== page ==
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Newspaper Archive of
Shelton Mason County Journal
Shelton, Washington
September 25, 1941     Shelton Mason County Journal
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September 25, 1941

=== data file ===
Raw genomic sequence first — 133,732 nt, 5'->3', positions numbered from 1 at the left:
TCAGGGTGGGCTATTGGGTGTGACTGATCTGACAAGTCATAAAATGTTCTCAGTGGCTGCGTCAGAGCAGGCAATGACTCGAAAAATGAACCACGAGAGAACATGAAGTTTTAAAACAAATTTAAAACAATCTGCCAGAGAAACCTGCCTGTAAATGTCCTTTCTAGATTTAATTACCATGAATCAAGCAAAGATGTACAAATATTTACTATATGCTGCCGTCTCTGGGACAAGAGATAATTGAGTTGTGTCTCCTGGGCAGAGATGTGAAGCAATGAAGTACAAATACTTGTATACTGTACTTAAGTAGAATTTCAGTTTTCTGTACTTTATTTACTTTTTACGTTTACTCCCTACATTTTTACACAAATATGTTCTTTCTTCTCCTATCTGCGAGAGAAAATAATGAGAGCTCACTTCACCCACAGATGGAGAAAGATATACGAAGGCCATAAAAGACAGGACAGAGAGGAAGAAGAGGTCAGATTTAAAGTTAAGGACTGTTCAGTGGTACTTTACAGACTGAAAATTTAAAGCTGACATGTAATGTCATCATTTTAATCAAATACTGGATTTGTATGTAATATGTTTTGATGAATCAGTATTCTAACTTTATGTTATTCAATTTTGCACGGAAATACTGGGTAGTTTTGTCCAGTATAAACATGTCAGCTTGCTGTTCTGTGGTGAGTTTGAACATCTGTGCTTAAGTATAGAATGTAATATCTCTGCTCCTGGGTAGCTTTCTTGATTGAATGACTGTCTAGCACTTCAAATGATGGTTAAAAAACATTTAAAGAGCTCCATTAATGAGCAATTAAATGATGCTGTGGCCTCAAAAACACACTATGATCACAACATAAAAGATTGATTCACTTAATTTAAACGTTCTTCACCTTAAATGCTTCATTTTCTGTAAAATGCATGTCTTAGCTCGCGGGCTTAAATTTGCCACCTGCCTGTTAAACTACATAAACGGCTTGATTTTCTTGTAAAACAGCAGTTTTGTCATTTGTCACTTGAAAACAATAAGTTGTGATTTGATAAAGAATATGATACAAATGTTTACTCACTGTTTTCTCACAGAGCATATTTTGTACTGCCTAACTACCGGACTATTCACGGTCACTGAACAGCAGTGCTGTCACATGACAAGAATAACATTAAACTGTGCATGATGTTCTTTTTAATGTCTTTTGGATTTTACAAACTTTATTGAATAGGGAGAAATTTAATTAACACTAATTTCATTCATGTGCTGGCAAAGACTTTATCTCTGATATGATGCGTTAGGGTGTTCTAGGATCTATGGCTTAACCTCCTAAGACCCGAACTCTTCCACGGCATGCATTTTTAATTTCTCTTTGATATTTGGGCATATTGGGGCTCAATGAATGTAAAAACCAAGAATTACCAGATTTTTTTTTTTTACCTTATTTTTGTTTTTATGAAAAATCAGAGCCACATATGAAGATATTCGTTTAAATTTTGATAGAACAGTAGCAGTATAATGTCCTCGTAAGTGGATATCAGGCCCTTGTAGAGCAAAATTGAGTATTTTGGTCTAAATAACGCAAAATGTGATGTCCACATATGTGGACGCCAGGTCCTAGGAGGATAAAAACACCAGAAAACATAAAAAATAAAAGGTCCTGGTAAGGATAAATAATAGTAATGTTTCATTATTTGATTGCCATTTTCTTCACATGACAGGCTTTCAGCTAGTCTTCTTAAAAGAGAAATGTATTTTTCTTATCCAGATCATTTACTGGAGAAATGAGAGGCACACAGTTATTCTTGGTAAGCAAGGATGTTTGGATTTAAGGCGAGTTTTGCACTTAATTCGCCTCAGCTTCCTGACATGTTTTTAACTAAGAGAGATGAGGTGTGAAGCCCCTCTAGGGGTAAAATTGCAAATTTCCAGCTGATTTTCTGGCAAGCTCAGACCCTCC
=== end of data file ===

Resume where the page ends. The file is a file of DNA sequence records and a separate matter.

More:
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Page Two HOSPITAL PATIENT Melvin Delano of Shelton was admitted to Shelton hospital Tues- day for medical attention. PATIENT AT HOSPITAL .l. R. Howell, Simpson Logging company employe, was admitted to Shelton hospital today for med- ical attention. (Submitted by Shelton Racing! Club). l l The United States Army 1s buy— l ing hundreds of racing pigeons" from leading fanciers all over the nation to be used as a means of communication in case of a national emergency. Most of the ‘ leading forts now have stationary lofts as well as mobile lofts that .. . _ __—__ can be moved swiftly to the scene pATiENT AT HOSPITAL of battle. Fort Lewis is also, Tate Von Norman of Matlock Planning a SyStem Of these 10ft5- was admitted to Shelton hospitali Another new development 05 the Sunday for medical care. Army is tWO'Way Pig‘BODS that can be flown from the trenches A little common soda makes a to the mobile lofts and back to; better washing powder for milk the trenches. It is a military se- containel’s and utensils than or- cret yet, but it probably will be dinary soap or soap powders be- released to the public in the near cause suds usually leave a film. future. In order to get the necessary birds needed the government has started “The Congress of Ameri— can Pigeon Fanciers.” Perhaps ' the most important feature of this iorganization is to sell complete lofts for a lower price than they could be purchased if all the material would be bought Sep— arately. This organization plans to have 100,000 new fanciers with- in one year. Another feature is to give the fanciers access to in— formation so that our birds will be of the same quality and racing ability as those of the Army. This gives the government the right to buy any bird it feels will be necessary to defense. It also will register the pedi- grees of the birds that their ancestry can be proven. This will add much more value to the bird because there is no chance of “faking” the pedigrees. The sec- retary of .the Shelton club was sent the above information and was asked to have it published. if possible, in order to create a few of those 100,000 new fanciers. Our club was formed in 1939 and has flown a series of races every summer since. Last year we flew birds to Spokane and sev- I eral closer points east; Last year I we affiliated with the American Racing Pigeon Union which has I l 1 Over 10,000 members throughout UNDERGOES OPERATION Mrs. Frank Ahl of Camp 5 un- delwmlt an operation at Shelton hospital today and is reported re- covering nicely. l l l l l l l l 70 Relieve p; 0.2266 lQlllD. TABLEIS. SALVE. NOSE DROPS Annual BOOSTER NIGHT SKOKOMISH VALLEY GRANGE l Tuesday, Sept. 30 1 Public is Invited ' 0 Interesting Program Refreshments u Specials for Friday and Saturday EXTRA LARGE OELERY stalk 7c LARGE‘SIZE—SHOPPING BAG FULL DANISH SQUASH each 50 GARROTS 5blmelles 100 NO. 2 SP005 504.58. 590 iiirlans 3-lbs. 25c doz. 23c “ Him. 27: 33°F“: lb. 19c ll_ll_E;SSlflG qt. jar 25¢ ,night‘s weekly matches. ,ond match with Pauline Staley . Handicap 237, Handicap 273 E. Smith 435EH. Ferrier 438 M. Mifflin 469EL. Stephens 434 D. LaBarr 379lM. Sparks 258 E. Robinson 493,G. Skelsey 417 I. Dodds 402lK. Allen 469, ‘ tered {fine step in the direction of real yalso‘commented favorably on the l the United States. This organization gives fanciers who have won a race over 75 miles a chance to win 10 dollars in the “sealed velocity” fund. Scaled Velocity is sort of a lot- tery in which winners of this sec- tion of the W'est as well as all other sections of the United States are put into a drawing box , and the names are drawn. Shel-l ton has several chances in this; year‘s sealed velocity drawing: The winners of all the races have‘ one chance in the drawing. There l will be one $250 grand prize: 5- 50 dollar prizes and several hurl-l dred $10.00 prizes. This serves; as a stimulant to try to breedl a champion racer in this sport of, ours. ““m l Next year we plan to fly one. of the best seasons that we ever, had the pleasure to experience;3 We hope to have over 20 mem- bers to add to the competition. With tllc help of the public wet should have no trouble in raising: these members. Perhaps the Boy Scouts will bring it up. They will earn a! merit badge as well as have much } enjoyment from the breeding and racing of these birds. 2 We invite any person interested‘ to get in touch with one of the: members or to inquire at the club, headquarters, at 1111 R. R. Ave.,‘ any evening after 4:00 o'clock. Any person not available at that time may contact us by sending us a card and we will pay them} a personal visit. To the first: five persons who join will be giv-l en free of charge one pair of, racing pigeons. Remember, our: birds' grandparentshelped us in‘ 1917-1918. Perhaps they will help l i l l our grandchildren at some future} date. ” l Shelton Racing Pigeon Club, Affiliated with the American Racing Pigeon Union. Mason Cleaners , Run 6 In Row l In Fem Pin Loop. \VOMEN’S BOWLING \V. L. Pct, Mason Cleaners __________ .6 0 1.000 Quality Cleaners .333l1 Werberger Wines .333 Forrest Gardens .......... ..2 .333l i l l 1 High Scores Game’Kay Allen 177. Total-#Edna Robinson 493. Matches Monday Mason Cleaners-Werberger. Quality Cleaners-Forrest. l Six-for-six, reads the record ofl Mason Cleaners. And you can't} do better than that, it’s perfect. The Cleaners are off-to a fly-l ing start on the 1941—42 Women’si bowling league scramble, with a; goose-egg still hanging in the losti column. Their latest victims were 1 Quality Cleaners in Monday} i Edna Robinson and Merna Miff~. lin posted»hefavy scores to lead1 the way. although Kay Allen ofl the losers took one leg of in-l dividual scoring honors for the" night. ‘ Forrest Gardens downed VVer— berger Wines, 2 to 1. in the sec- shooting well. The scoring: M. Clean. (3) l Qua]. Clean (0) 812 817 786 24151773 764- 752 2289' “'erberger (l) l, Forrest, (2) { Handicap 264i Handicap 360 V. M’Conkcy 4082B}. Peterson 439 M. Kubik 436EM. Brewster 316 F. Cormier 401lM. Durand 368 G. Paulcy 278‘M. Gerhardt 349 M. Stewart 458lP.- Staley 459 761 754 730 22453707 836 74s 2291 l SHELTON—MASON CO SHELTON RACING PiGEONs T0 4’ lPontiaccars X}; I BE USED IN NATlONAL DEFENSE Restyled for ’42i The new Pontiac cars for 1942! which dealers have been receiving; and which have been seen on the! streets will be announced official-l ly Tuesday. September 23. Although this is a year when improvements are least expected, Pontiac engineers and production' men have restyled the appearance and added several worthwhile me-l chanical improvements to produce, a line of cars for 1942 that are' worthy successors to the greatest, year in Pontiac history. Styling which Pontiac introduc-l ed two years ago with great suc-' cess is continued in a fleet of two. basic lines of models~the Torpe—, do with seven body models on the 119 inch wheelbase chassis and the j Streamliner, with two bodies on! the 122 inch wheelbase chassis. Also there are two Streamliner— Chieftain n’iodels with several add- ed style features. l In the matter of material sub- stitutions Pontiac has been parti- cularly fortunate where substitu- tions count most in performance. This is notably true with the elec- , tro—plated iron alloy pistons which ' obviously will be continued after_ sixteen years of continuous use in all Pontiac engines. I For the eighth year the "Silver? Streak" continues as the most striking Pontiac indentification. ! There is a more generous use of plastics for decorative and orna- mental purposes, while a new andl attractive copper finish appears on the instrument panel, radio grillel and clock replacing the chromium. plate of former years. Without change in wheelbases,l styling experts have increased the i all around impression of greater siZe by only slightly increasingi the overall length and re-balanc-i ing the front end design appear—g ance-wxse. From the front the greater mass effect is produced by making the front bumpers four inches wider; spacing the headlamps ten inchesl farther apart; by redesigning thel radiator grille and making it ninei inches wider; by longer, horizontal ; parking lights, and by broadeningr the nose of the hood two inches on 1 the Torpedo and three inches on, the Streamliner. ! Lengthwise, the styling is accen- l tuated by making the front fend-l ers 50 per cent longer, sweeping them back midway into the doors. Added to this is the horizontal, triple-ribbed front fender reinforc- ing heads, twice as long as last year, continuing across the rear lfenders both fore and aft of the wheel openings. Although actual overall length is increased only three inches, this artistic arrangement of masses and lines cleverly multiplies the increase. A rich brown mahOgany swirl finishes the surface of instrument boards,. garnish mouldings and door panels. .Burma-copper with chrome trim is the finish used on the radio grille at the center of the instrument board, the dials on the new instrument panel at the left and the electric clock at the right.‘ Below the radio grille is a central ash tray with plastic han- dle. Plastic numerals illuminated with “edge lighting” at night ad- orn instruments and clock. Brewn m. a h o g a n y garnish 1 moulding panels extend along the inside from windshield to rear seat cushion. Wide wine-colored leath—I er kick pads protect doors, the front of the rear seat cushions and the front of the front seat frame. Pedals, gearshift lever and; steering column are finished in; Santone brown. Clear Lucite plas- tic covers the horn button. A ma- hogany finish ash tray with plas- tic finger pull is placed in the cen- ter of the front seat back on all four door sedans, while there are l I. l our homes. UNTY J OURNAL‘ id —__—_ Lawn Renovation It is discouraging to a home owner to find that his or her' lawn is gradually looking worse and that some drastic renovationl must be done. Sometimes, if the condition becomes very bad, the whole area must be spaded up and a new lawn constructed from the; bottom up. Most often this eX-l treme treatment can be averted,l even though the soil beneath the original grass was not prepared correctly at the beginning. Of course all of us have seen lovely greens on any number of golf courses. We have all wished at one time or another that our lawns could look like them. And, logically, we can greatly improve grass areas by putting into prac- tice some of the things that have become routine to the greenkeep— er. He fertilizcs and waters reg- ularlyeeand we can do that; he top-dre s the greens and 'spikes’ them too—and these things we can do even though they are a bit more difficult than the first two. You should try to visualize your lawn as something that is not static. It changes and the golf' green changesseven over short periods of time. The change may be for the better or for the worse depending upon what you do to the grass. Take the mat- ter of ‘spiking’ as mentioned ab- ove. What does it do to help the lawn? It does several things; first it helps aerate the soil, and the grass roots and soil bacteria need oxygen; second, it permits water and dissolved fertilizer elements to sink down more readily; and third; it permits the roots to pen- etrate easier to the lower areas where they can resist drought bet- ter. Although you may not have access to the special type of ‘spiker’ that the greenskeeper us- es you can accomplish the same thing by hand. There are special garden tools available for that very purpose. Or, if you find them unavailable, you can employ an ordinary garden-digging fork or even a spade. By piercing through the existing sod and forc- ' ing the tines or the blade downl six or eight inches, and then by, prying back easily on the handleI you will loosen the lower soils, without disrupting the growing, grass too much. If this operation> leaves the Surface too bumpy and; irregular, I like to level it byg pressing lightly with the head off a rake—not by patting it down' heavily with the spade. At this: point you will do well to add al top dressing of good, light soil to! which fertilizer has been added.’ If it is necessary, new grass seed! can now be sown on the thin or bare areas before watering is; done. These practices of hand-spiking, top—dressing, fertilizing, reseeding,l and watering, if they are followed, consistently each season, will help create the deep, soft, heavy mat of . grass that we all want aroundl ANTICIPATING A FLOOD Applications for, permits to dual ash trays in the arm rests of sedan coupes and two door Se- dans. GOVERNOR, FORESTER FAVOR COOPERATIVE TREE NURSERY Olympia, Sept. >24.—~,The new cooperative tree nurSery now un- der construction by the West Coast Lumberme’n’s‘ Ass0ciation and other forest products groups, has the best wishes of Governor Arthur B. Langlie, who made a statement to the press today. “I am glad to see another step being taken by those interested in forestry, toward the reforesta— tion of our cutover lands,” the Governor said. “The cooperative effort in the Nisqually area en- into by the West Coast Lumbermen’s Association and oth- er cooperating groups, is another progress in conservation. “Fir trees grow rapidly when once started, and re-seed them- selves. This new effort, together with other things that can be done in the future, is a salutary effort toward the perpetuation of this great natural resource." T. S. Goodyear, State forester, ufacturers to the Census Bureau. new nursery. “It is a forward locking enterprise,” he said. “The State is prohibited by law from selling nursery stock, or even seed. Commercial-grown s t o C k would be far too expensive fol" anyone to buy, to plant on the thousands of acres of fire-devast- ed land. So, the lumbermen are to grow their own stock and plant it. “The State Division of Forestry heartily approves of this move on the part of private industry. It is another indication that lumber- men are taking a constructiVe. long-time View of forestry.” Work at breaking ground and leveling on the nursery site, on the Nisqually Flats near here, began last Monday morning. Americans annually consume 13,563,680 cases of canned fish and other canned seafood—shrimp, clams, oysters, crabs, etc—accord— ing to output reported by man- / ___1_‘ Eu sou 23: i'fl‘flréMMI l-lb.can 29¢ BA l . 32c 3333:an l-‘loull Io-lb.49e _— I” H”. .. ARMOUR'S srim Tested Distances at which Pedestrian Was Seeri bg Driver Black Clothes Visible 95'I95 Hz. , Pedestrian Protectibn— With White Handkerchief Visible l64-29 l R. Can You Be Seen by Drivers? Large White AYE? Visible 205312 damn/mama mac-w Proud To Be D Pontiac is doing its part for National Defense by building a new type of rapid-fire cannon for the United States Navy. TWO plants, covering 426,123 square feet of floor space, have been devoted to the a 0mg Our Part manufacture of these can- non. Thousands of crafts- men have been trained for the highly technical ma- chines. This means build- ing feWer cats—but Pon- tiac places defense work l . l l ehne 5:, l g .L‘:DICKIE ’o' hunt during the pro—season con- trolled hunting seasons are ex— pected to start pouring in to State Game Department head- quarters now that the big game seals are available. Anyone who did not kill a deer or elk during the 1940 season, w ho holds a 194] big game seal and a hunting license is eligible. ' Game officials point out, how— ever, that persons who bag a deer or elk during the con- trolled—hul'liing seasons w h i c h precede the regular 1941 hunt- ing season will lose their chance to hunt during the regular sea— son. State law provides that a. person may take only one deer or elk in any one year. Incidentally, the doc area in Ma- son County has been eliminated from the 1941 deer hunting sea- son regulations after a. two—year trial. The controlled hunting areas mentioned above are par- tially taking the place of the doe areas of the state as hey did not work out exactly as antici- pated. Rather than thinning out the deer in congested areas as thel game department had hoped it tended more to thin out the hunt- ers and greatly increased the haz—. ards of hunting in those areas. l ONE FOR RIPLEY And speaking of deer, this scribe mot Guy Barnum, Kitsap County game protector, at Hoods- port during last night‘s bomber search and heard him tell one for Bob Ripley’s “Believe—It—Or—Not.” Barnum said he recently had a case where a horse kicked a deer to death. Seems that a. big four-point, ZOO-pound buck has been ranging with a few horses belonging to a‘Kitsap County farmer and had been annoying a. young colt by prod— ding it in the flanks with his antlers. The colt evidently took a lusty boot at the pcstii'erous buck and i I l ‘caught it with a lucky blow at the base of one of its horns. neat- ly splitting the book’s skull from nose to neck, Barnum said. WHAT’S IN A NUMBER? When Coach Jimmy Phelan’s rambling Huskies pour out onto the Stadium field to face the crack Minnesota Gophers Sept— ember 27, All-American center Rudy Mucha’s big number 70 will be gracing the jersey of another big center who may someday rise to the top himself Chuck Horjes, 205 pounds of sophomore. Number one, made famous by Chuck Carroll, All-American half—i back in 1928, will be worn by Phelan’s sensational triple-threati halfback, Bob Erickson. The can—. ny Irish mentor’s latest experi-l ment has been to switch left half- back Erickson to the right side as a running mate instead of al- ternate for veteran Ernie Steele. Big Bob Barrett, up—and—coming sophomore from Seattle’s Queen Anne High School, will be sport- ing number 60 up and down the greensward. Number 60 became prominent on the back of All Coast triple—threat halfback Dean fait head of everything else. l , ©’ 1942 today come sweeping into the spotlights—refreshingly aPl? Two series of new Pontiacs in- clude ten Widely varied models-— among them a streamlined Sedan SHELTON MOTOR CO. R. B. DICKEY, Prop. ‘ Th ursd' y, September 2 .wh “M” s ."r. DAV EPIS( OPAL Memo , Sunday, Septemw McAdams, lost by graduation. Fleet-footed Jack Tracy, soph— omore end, will be packing the number 18 of Washington’s famed l l halfback, Jimmy Johnson, who! 7:30 "Evening Pram oster reached his gridiron peak in 1938. j mon. THOMAS y ” -..... Tracy is already pushing Bill \ Vicar. ‘.0mlsh Val {its annual l? ,Pllnge hall n‘ 3 p. m. ’ “attend. 6' BOoster ni; Sloan and Fred Olson for thel right to hold down the right end, spot. Center third and last of the famous bro- now is the fact 15“ n can’t get pinsettel's ing alloys in the 3 Paul Wiatrak is the l l i l thers to defy superstition andl mum use more oil. .' put on by wear number 13. Joe wore it shift»;- “103d States in ’31, ‘32, and ‘33 while John, Any km looking mOtion to s totcd the bad luck number with- “pin” money can the pur] OUt mlShap in ’34- '35 and ’36- l bowling alleys. ‘ “36 move] A—— ‘ ‘ bers of t HATS OFF DEPT. l—-» -«~~~——~*-<’ t0 bring It‘s high time us baseball fans? ‘ l 0 the aff doffedthe old fedora t0 the {Se—3 attle Rainiers for the great , “can’t be done" job they achieved; in capturing their third straight? Pacific Coast League baseball pcn- l nant. ‘ A month before the season closed the Rainiers “didn’t have a chance" and a month before that they were “washed up" in y the estimation of the .fans. ‘ .. . I M, > But the team members refused }, ..'. mannce 2:15 P' ,3 to see it that way. They went 1 7 and sum“ “all out" to become champions' 3,; Admissic: 10¢ alld for the third year in succession, (St)? 99,. Fe a feat achieved only_once be ““ “" If in the history of the Pacilicl "7/ ‘ League and that previous rccordi 0n] EDWARD Q- “,5 I."- Two sho‘ws 8" Starting at 7’ ; l l l l ‘ . l | l dc~ Tonitc Sponsor :Shelton ‘ BOBBY 5H was clouded by the fact that thel ,, third season was shortened her; :1 cause of the first World War. l, ‘ Anyway, it was a swell job1 the Rainiers did, the best in or- ganized baseball this year. SPORT SATURATION J0me next Sunday nighi and the Sideliner should be fairly “reeking” with sports sights. In order, you’d see these even if you were to play “follow the-leader" with this scribe from 2:30 Friday afternoon to around 6 o’clock. Sunday eve- hing: Shelton Elma prep football , game, P.L.C. — Gonzaga college} football game in Tacoma Friday: afternoon and evening rcspectivc- ' 1y, Washington~Minnesota inter~ sectional football game and. Sc— . attic Hollywood Coast Leaguei .. baseball playoff game in Seattle} ‘ Saturday afternoon and evening respectively, Seattle - Hollywood; l playoff (probably a doubleheath .3 er) in Seattle Sunday afternoon. YOU, TOO, AL? Another reflection plentiful jobs l . of the l ,3 in these parts .. 425v ear SALON Formerly Located in Penney B Moved Across Street“? ‘218'Second St. “ " Phofle ll' Esther Harris, Prop. ripl-e-Cushioned odies by Fisher allty—even exceed in R“. . 0 Front wheel brakes h creased in size. .1 Eloln' Lu Y M0951“ 'LY S25’MORE FOR AN SURPRISINGLY ADVANCED r. in style and lUXury, the neW‘ Pontiac Sixes or Eights for Coupe in the Iowa New features are every instance, theY . improvement 1'25"!“ ress in design. We‘ in now to give the“, your most thorou h spection. Y today, more that _ l with the Low PrlC‘W... _ new in earancehbut _snll the same, fine, hful Pontiacs In time-tried quality.